NOAA Teacher at Sea
Soon to be Aboard R/V Hugh R. Sharp
June 12 – 24, 2015
Mission: Sea Scallop Survey
Geographical area: New England/Georges Bank
Date: May 28, 2015
Personal Log: Permission to Come Aboard?
Greetings from Austin, Texas. In less than two weeks, my grand summer adventure begins. I will be flying out of Austin, and heading to Boston where Peter Pan will magically transport me down the Woods (Rabbit?) Hole and out to sea aboard the R/V Hugh R. Sharp, where I will support scientists conducting a Sea Scallop Survey.
My Real Job
I teach at a fantastic public school in Austin that incorporates student interest surveys in lesson design and enrichment opportunities across subjects. Although we are within the city of Austin, our campus backs up to a wildlife preserve (30,000 acres, total) that was set aside as land use patterns changed, and threatened habitat and ecosystems of 2 endangered birds, 8 invertebrates and 27 other species deemed “at risk.” We have about 5 “wildspace” acres on our actual campus property that is unfenced to the larger Balcones Canyonlands Preserve. We use that space as our own laboratory, and over the last decade, fifth grade students at our school have designed, constructed and continue to support the ecosystem through ponds supported by rainwater collection (yes, they are quite full at the moment!), a butterfly habitat, water-harvesting shelter/outdoor classroom, grassland/wildflower prairie and a series of trails. In the spring, I post job descriptions for projects that need work in our Preserve and students formally apply for a job (i.e. – resume/cover letter). They spend the balance of the spring working outdoors, conducting research relating to their job, and doing their part to develop a culture and heritage of sustainability on our campus that transcends time as students move beyond our campus during their educational journey. My path through the curriculum is rooted in constructivist learning theory (project-based, place-based and service learning) and students are always outdoors. Parents, of course, always get a huge “thank you” at the end of the year from me for not complaining that I’ve ruined too many pairs of shoes.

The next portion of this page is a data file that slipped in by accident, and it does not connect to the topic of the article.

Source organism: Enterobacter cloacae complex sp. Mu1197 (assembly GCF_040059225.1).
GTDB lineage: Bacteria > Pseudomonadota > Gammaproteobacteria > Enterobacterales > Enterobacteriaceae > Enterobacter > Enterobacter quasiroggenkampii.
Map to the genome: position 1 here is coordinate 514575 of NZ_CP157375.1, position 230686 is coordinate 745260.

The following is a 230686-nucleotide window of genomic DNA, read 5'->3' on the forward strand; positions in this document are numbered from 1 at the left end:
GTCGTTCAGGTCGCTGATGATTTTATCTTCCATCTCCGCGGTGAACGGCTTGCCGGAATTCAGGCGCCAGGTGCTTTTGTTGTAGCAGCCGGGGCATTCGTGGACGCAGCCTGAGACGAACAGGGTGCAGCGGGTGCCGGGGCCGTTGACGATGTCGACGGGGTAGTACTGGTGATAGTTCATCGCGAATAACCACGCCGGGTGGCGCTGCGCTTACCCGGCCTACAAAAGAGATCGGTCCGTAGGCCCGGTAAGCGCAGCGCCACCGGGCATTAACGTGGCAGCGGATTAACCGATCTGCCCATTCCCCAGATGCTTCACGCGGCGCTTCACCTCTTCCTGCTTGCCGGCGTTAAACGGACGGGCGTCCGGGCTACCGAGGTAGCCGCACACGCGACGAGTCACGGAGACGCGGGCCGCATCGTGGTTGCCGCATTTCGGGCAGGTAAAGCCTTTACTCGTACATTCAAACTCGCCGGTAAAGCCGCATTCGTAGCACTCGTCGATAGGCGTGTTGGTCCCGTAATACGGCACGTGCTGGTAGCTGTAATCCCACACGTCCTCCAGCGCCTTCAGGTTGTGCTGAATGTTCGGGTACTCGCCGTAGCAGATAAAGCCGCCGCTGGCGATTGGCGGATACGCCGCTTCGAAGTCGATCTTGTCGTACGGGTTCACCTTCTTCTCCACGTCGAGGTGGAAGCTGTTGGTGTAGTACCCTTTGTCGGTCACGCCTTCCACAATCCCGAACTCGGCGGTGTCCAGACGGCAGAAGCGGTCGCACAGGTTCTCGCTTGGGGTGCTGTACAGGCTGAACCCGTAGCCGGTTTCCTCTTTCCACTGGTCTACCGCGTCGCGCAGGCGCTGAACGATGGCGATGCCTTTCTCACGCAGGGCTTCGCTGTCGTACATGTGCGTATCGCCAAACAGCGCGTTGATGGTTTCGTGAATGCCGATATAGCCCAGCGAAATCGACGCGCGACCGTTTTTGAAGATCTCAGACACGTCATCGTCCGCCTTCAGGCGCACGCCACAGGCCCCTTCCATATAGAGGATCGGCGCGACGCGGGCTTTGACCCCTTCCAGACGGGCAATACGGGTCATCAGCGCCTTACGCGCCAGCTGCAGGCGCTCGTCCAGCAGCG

Below are a few pictures from our game cameras and shots I’ve taken of my classes in action this spring.
As I write, there are about 5 days left of this school year, which means that most of our big projects are complete and the rain has paused, so we’re spending a few days having a big “mechanical energy ball” competition (aka – “kickball”), and I get the distinct feeling that the students are quite prepared for their summer break!
I was an “oilfield kid” and grew up in Lafayette, Louisiana, the heart of Cajun Country, and about an hour’s drive to the Gulf of Mexico. In college, I worked in the oilfield a bit, and after finishing law school, I was a maritime attorney, so I was able to spend some time aboard vessels for various purposes. My time aboard the Hugh R. Sharp will be my longest stint aboard a vessel, and I’m quite excited for the work!
R/V Hugh R. Sharp (btw students, it is a vessel or ship, not a “boat”) is a 146-foot general purpose research vessel owned by the University of Delaware (go Fighting Blue Hens!). Each summer I get a travel coffee mug from the college where I attend a professional development course, and I’m hopeful I can find one with a picture of YoUDee on it this year!
While aboard the vessel, we will be conducting surveys to determine the distribution and abundance of scallops. My cruise is the third (and northernmost) leg of the surveys, and we’ll spend our time dredge surveying, doing an image based survey using a tethered tow-behind observation vehicle, and some deeper water imaging of lobster habitat. Those of you who know me, know that I am genuinely and completely excited and grateful for the opportunity to “nerd out” on this once-in-a-lifetime get-away-from-it-all adventure! Check back over the summer and see what I’ve been up to!